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A Coati moment, or two

An excellent working weekend in Tucson had an unexpected furry, long-tailed highlight: on a hike up Sabino Canyon with Kate McKinnon and the other participants of her metal clay workshop, we ran into a pair of Coatis!coatitude I’d forgotten my camera, but fortunately others had theirs, and the younger coati obliged us by being visible for a few minutes, nosing around for goodies among the grit and rocks in the hill above the stream-bed, so that everyone in the group got to see it.

(Photo right by Kate McKinnon)

If you’re not familiar with the White-nosed coati (Nasua narica) — nicknamed Chulo — it’s a Sonoran desert native with a long, flexible snout, beguiling spectacle-markings, bear-like ears, a long prehensile tail, and clever grippy hands. They are related to raccoons and another snouty-taily mammal the Ringtail, all in the Procyonid family.  They are at home in arid oak-sycamore woodlands and rocky desert canyons in the American southwest and regions south, all the way to Central and South America.  Coatis are not uncommon in their range, but like owls, even though they’re there, you don’t often see them, even though they’re out and about during the early and late daylight hours.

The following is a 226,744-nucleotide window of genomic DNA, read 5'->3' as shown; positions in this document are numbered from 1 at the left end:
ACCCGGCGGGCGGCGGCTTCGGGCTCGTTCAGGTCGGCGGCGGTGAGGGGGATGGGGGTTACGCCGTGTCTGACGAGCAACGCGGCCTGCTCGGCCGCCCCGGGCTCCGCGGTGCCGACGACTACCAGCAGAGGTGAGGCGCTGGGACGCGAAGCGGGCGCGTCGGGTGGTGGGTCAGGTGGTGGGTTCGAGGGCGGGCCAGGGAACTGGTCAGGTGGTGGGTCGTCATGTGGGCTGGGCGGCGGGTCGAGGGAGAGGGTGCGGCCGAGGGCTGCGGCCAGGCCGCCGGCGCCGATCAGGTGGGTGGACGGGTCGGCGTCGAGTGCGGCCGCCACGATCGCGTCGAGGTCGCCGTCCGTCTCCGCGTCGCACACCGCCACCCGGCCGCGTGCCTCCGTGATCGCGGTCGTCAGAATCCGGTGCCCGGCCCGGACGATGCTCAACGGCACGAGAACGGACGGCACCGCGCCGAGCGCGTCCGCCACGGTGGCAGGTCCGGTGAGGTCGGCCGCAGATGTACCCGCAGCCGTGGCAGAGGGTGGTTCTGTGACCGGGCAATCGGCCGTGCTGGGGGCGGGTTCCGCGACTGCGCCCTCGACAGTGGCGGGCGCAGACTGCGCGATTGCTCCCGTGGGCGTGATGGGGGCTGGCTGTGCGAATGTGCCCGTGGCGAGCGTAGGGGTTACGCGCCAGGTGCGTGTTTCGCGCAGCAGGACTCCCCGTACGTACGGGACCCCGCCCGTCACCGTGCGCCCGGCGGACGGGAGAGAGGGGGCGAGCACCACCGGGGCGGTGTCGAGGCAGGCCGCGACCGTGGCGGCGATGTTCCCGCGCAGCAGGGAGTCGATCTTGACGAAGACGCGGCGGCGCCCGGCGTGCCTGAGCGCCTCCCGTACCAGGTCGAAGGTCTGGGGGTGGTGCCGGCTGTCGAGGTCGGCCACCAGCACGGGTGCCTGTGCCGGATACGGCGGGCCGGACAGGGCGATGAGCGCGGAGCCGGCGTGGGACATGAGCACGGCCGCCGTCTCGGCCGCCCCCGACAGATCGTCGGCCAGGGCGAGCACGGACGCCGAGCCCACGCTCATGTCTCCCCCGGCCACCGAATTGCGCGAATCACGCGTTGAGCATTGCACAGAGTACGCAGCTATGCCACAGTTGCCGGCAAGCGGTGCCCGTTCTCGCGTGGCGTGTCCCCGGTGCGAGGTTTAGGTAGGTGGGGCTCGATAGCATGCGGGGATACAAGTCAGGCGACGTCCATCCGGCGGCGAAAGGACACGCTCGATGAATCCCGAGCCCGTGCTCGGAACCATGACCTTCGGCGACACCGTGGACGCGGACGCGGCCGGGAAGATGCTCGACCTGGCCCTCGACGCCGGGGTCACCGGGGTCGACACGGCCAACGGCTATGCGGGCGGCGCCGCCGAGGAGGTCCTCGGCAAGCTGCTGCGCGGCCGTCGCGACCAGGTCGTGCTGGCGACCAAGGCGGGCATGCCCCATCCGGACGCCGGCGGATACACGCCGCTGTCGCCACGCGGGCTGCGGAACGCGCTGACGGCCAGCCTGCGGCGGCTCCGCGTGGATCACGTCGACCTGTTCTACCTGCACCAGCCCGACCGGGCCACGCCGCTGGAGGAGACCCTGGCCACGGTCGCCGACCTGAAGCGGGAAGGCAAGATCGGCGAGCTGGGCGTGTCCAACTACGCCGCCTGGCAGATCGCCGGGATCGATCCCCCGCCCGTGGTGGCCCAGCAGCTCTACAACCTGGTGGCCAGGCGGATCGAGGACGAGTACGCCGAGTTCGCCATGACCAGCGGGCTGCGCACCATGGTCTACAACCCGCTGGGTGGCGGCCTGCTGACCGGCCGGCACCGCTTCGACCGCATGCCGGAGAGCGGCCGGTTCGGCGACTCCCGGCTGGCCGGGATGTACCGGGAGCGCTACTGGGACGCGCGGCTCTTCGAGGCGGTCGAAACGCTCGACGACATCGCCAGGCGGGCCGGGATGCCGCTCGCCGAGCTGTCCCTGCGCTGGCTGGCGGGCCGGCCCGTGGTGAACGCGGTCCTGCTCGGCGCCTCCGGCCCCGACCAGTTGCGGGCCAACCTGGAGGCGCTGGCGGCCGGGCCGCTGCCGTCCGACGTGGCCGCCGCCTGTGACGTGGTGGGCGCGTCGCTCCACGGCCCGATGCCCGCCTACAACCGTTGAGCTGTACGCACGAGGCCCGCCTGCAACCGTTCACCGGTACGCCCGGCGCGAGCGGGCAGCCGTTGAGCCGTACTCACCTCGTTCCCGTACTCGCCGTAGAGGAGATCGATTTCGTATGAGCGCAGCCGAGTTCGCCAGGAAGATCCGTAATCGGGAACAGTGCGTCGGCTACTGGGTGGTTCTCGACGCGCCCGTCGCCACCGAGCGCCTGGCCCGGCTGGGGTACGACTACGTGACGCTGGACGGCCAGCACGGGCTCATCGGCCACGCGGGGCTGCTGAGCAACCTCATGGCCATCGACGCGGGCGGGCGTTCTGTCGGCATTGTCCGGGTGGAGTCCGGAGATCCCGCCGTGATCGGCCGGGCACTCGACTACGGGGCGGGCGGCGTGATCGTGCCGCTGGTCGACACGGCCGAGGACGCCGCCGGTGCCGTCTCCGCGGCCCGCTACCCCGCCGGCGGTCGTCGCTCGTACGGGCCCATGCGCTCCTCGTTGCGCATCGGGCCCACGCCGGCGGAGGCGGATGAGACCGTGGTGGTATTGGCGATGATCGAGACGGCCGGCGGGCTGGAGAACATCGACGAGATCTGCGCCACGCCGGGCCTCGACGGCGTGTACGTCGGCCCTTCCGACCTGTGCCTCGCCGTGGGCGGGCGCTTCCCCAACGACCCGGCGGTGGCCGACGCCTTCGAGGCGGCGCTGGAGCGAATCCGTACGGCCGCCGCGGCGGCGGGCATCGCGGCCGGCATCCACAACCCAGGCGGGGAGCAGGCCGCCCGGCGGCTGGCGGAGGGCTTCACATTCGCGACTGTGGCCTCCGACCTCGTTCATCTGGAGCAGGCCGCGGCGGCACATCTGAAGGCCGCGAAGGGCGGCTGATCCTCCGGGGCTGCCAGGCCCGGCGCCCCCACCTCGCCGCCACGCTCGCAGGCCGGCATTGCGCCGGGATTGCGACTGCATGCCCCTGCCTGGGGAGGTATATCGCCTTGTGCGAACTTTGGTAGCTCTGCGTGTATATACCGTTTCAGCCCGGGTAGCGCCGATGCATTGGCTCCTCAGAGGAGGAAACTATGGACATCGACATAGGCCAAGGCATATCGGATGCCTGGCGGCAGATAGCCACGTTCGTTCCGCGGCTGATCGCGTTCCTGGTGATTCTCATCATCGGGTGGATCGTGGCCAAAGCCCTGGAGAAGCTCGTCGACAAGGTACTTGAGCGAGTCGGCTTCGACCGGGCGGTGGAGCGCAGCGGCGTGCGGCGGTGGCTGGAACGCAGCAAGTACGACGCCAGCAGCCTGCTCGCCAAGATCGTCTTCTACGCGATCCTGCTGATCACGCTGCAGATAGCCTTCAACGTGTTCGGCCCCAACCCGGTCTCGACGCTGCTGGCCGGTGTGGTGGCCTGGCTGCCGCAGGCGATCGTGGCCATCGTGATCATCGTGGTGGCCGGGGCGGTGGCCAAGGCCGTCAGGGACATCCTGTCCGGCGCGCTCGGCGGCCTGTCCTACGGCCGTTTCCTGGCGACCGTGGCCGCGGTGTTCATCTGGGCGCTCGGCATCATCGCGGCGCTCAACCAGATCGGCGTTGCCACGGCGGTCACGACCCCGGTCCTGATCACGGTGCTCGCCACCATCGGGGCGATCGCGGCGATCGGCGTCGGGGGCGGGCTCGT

A bit of luck for me, seeing these, because I’m working on a coati bowl right now for upcoming holiday shows, so the furry, fossicking inspiration was welcome.


Posted by Allison on Nov 18th 2009 11:48 am | 2 Comments
| View field trips,furbearers,natural history category

2 Responses to “A Coati moment, or two”

  1. Allisonon 20 Nov 2009 at 9:07 am link comment

    I finally realized why the Coati were hanging out on the creek bed: the water wasn’t flowing, but was present as isolated pool filled with small stranded fish — Gila chub — like popcorn in a bowl on a bar!

  2. More coati momentson 23 Nov 2009 at 7:47 pm link comment

    […] coatis in Sabino Canyon was an excellent stroke of luck in many ways.  Not only is it always good to see a coati, but […]

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